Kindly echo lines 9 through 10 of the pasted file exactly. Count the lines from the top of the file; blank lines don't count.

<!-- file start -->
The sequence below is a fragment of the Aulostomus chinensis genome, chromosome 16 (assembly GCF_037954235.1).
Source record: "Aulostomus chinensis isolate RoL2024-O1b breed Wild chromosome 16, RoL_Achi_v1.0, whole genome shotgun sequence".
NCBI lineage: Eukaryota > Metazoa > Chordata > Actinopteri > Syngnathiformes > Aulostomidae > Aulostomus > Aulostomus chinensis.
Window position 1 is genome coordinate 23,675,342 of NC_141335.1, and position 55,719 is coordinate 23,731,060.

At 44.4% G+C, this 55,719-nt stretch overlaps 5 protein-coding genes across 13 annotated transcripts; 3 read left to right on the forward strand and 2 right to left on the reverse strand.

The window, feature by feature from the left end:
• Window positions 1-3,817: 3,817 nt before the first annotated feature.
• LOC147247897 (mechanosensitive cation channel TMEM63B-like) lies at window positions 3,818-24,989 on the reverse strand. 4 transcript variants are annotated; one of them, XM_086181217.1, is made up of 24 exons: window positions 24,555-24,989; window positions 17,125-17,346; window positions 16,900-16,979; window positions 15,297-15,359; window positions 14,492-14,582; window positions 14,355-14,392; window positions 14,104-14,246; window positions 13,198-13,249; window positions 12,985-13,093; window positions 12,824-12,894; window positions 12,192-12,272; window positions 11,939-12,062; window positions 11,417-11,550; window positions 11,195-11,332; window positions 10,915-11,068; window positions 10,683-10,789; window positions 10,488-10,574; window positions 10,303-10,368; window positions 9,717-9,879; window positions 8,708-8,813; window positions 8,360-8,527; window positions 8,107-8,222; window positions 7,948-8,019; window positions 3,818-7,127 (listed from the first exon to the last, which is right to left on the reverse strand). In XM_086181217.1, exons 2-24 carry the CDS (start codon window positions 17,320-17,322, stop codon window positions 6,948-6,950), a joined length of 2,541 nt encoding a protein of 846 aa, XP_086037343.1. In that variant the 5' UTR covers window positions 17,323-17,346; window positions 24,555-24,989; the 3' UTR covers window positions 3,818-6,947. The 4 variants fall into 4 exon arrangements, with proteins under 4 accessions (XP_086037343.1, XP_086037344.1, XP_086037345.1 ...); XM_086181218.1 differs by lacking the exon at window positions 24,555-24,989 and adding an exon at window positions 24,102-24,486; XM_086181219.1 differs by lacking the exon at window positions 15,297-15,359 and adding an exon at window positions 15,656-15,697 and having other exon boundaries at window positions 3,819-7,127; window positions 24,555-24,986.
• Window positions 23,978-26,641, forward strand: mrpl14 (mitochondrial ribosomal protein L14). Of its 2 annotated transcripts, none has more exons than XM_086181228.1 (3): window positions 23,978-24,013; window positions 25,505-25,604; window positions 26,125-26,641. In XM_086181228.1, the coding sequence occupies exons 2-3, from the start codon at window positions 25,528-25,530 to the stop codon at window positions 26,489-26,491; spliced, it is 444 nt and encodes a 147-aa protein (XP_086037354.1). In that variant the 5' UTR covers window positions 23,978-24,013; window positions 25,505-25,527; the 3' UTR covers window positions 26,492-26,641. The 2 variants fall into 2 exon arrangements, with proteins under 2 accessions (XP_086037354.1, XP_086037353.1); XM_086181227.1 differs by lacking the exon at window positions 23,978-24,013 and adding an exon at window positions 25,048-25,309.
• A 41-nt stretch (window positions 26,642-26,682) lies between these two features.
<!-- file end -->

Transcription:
• Window positions 23,978-26,641, forward strand: mrpl14 (mitochondrial ribosomal protein L14). Of its 2 annotated transcripts, none has more exons than XM_086181228.1 (3): window positions 23,978-24,013; window positions 25,505-25,604; window positions 26,125-26,641. In XM_086181228.1, the coding sequence occupies exons 2-3, from the start codon at window positions 25,528-25,530 to the stop codon at window positions 26,489-26,491; spliced, it is 444 nt and encodes a 147-aa protein (XP_086037354.1). In that variant the 5' UTR covers window positions 23,978-24,013; window positions 25,505-25,527; the 3' UTR covers window positions 26,492-26,641. The 2 variants fall into 2 exon arrangements, with proteins under 2 accessions (XP_086037354.1, XP_086037353.1); XM_086181227.1 differs by lacking the exon at window positions 23,978-24,013 and adding an exon at window positions 25,048-25,309.
• A 41-nt stretch (window positions 26,642-26,682) lies between these two features.